Poonam Dhawan, Founder and CEO
The MedTrava Group
April 10, 2008
A recent Statesman article “Study: Seven working-age Texans die each day because of lack of health insurance,” AAS, 4/9/08 cited the shocking statistic that one in seve working Texans die each day due to a lack of health insurance, drawing on a study “Dying for Coverage”, conducted by a nonpartisan healthcare think tank Families USA. The study concluded that almost 2,700 working-age Texans die each year because they don’t have health insurance. In 2006, nearly 28 percent of the nearly 11.8 million Texans between 25 and 64 were uninsured.
The main reason for these tragic figures is the galloping costs of American healthcare and rising insurance premiums that force many employers to limit or eliminate worker coverage altogether. Insurance providers claim that higher premiums are a direct reflection of the high cost of treatment. And medical facilities cite the expense associated with rapidly advancing technology, which some experts estimate may account for as much as half of the increase in overall health care spending.
The end result is that tens of millions of Americans are struggling to pay for healthcare, while millions more simply go without it. Nearly half of all bankruptcies in the U.S. are caused by illness and the healthcare costs that Americans can’t afford to pay.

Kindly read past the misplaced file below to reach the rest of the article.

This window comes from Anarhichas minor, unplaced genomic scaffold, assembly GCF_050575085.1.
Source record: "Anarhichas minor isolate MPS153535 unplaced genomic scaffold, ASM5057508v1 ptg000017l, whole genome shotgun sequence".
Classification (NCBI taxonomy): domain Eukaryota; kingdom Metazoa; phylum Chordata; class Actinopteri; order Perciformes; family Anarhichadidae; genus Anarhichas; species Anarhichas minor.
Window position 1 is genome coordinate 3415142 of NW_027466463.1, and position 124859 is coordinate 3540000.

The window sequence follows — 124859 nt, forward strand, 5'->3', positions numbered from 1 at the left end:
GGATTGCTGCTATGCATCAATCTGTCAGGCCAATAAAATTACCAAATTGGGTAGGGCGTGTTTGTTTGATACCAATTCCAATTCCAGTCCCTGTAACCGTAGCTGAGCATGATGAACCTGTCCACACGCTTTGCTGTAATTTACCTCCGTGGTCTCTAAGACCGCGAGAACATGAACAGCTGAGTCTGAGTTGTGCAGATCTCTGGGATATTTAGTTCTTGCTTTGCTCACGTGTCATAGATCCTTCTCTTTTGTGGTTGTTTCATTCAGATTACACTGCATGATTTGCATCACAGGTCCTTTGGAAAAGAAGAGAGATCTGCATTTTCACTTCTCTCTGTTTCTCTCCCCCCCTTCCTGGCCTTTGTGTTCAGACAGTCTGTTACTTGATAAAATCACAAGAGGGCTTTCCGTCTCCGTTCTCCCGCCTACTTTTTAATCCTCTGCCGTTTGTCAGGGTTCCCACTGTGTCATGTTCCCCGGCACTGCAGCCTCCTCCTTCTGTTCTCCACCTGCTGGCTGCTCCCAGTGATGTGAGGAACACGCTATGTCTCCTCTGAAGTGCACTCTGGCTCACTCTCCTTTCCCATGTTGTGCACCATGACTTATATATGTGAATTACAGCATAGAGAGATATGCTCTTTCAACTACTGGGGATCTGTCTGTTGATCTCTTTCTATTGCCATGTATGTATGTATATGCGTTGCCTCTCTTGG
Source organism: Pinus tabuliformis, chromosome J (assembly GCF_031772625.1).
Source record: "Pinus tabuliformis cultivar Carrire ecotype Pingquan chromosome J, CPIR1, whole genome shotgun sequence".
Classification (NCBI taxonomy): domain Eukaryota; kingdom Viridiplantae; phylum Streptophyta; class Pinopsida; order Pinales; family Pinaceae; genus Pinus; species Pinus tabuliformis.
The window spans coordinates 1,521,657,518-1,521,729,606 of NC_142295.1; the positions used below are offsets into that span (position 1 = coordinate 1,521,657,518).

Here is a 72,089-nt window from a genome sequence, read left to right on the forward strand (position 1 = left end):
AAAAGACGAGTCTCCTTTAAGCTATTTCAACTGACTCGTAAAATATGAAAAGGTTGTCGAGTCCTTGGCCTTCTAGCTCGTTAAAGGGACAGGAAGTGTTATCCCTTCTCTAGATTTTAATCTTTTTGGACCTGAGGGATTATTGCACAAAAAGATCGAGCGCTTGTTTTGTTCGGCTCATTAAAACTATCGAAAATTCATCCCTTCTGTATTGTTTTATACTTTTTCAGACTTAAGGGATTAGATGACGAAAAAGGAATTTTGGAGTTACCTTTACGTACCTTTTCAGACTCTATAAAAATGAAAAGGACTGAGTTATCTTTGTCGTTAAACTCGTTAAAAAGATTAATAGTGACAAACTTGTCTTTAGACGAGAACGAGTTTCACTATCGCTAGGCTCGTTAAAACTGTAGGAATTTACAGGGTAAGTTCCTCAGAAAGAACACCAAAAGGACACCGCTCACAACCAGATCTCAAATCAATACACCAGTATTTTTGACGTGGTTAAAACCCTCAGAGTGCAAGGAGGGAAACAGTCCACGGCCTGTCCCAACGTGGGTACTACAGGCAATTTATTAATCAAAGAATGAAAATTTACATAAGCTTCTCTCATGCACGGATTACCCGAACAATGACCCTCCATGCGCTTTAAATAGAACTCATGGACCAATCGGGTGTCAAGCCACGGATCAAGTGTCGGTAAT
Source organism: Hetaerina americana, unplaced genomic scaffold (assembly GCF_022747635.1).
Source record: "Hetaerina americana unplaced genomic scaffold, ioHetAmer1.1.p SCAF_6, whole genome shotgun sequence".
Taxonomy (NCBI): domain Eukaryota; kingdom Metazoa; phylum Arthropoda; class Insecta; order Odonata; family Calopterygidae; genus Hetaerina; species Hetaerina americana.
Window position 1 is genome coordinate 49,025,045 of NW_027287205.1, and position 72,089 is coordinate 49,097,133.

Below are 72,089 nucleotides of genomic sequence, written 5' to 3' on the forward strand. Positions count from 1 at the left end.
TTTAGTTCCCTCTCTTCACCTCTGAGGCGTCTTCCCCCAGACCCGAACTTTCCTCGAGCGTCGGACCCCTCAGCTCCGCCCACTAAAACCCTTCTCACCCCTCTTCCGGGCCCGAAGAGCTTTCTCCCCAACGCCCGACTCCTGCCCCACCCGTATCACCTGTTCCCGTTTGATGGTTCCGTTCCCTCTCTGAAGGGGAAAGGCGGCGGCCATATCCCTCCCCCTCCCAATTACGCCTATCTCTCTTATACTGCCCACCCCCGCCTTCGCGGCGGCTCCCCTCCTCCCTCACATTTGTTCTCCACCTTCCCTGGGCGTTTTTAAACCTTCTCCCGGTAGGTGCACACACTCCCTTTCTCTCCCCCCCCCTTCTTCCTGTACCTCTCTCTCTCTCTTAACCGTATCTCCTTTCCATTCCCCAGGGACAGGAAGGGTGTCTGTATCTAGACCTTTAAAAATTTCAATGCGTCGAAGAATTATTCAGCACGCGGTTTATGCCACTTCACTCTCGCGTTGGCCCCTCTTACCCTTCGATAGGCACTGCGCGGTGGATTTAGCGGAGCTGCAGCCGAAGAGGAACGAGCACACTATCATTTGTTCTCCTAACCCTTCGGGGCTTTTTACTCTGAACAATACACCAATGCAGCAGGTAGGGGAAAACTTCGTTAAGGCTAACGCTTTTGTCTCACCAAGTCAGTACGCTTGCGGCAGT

It is little wonder, then, that the advent of outsourced healthcare – or “medical tourism” as it is sometimes known – is emerging as a viable alternative for uninsured and underinsured Americans. The American Medical Association estimates that some 500,000 journeyed abroad for treatment in 2005, while a Deloitte 2008 Survey of Healthcare Consumers discovered that 27 percent of Americans would be willing to do the same. The prospect of on-demand healthcare, offered by highly skilled, U.S. trained physicians at internationally accredited healthcare facilities in countries such as India is an increasingly attractive option for Americans. With cost savings of 50 to 80 percent over similar procedures offered in the U.S., it’s also causing the insurance and medical industries to take a close look at international healthcare resources as a way to contain healthcare costs for both individuals and corporations.
The globalization of healthcare makes sense – not only for individuals and employers needing to cut costs – but for the millions of uninsured Texans for whom the lack of insurance is a choice between life and death.
Poonam Dhawan is Founder and CEO of the Austin-based MedTrava Group, which has offices in Hawaii and India. The MedTrava Group provides turnkey medical tourism services for low-cost, top-quality healthcare in India to American individuals and corporations burdened by burgeoning healthcare costs and restrictive healthcare plans.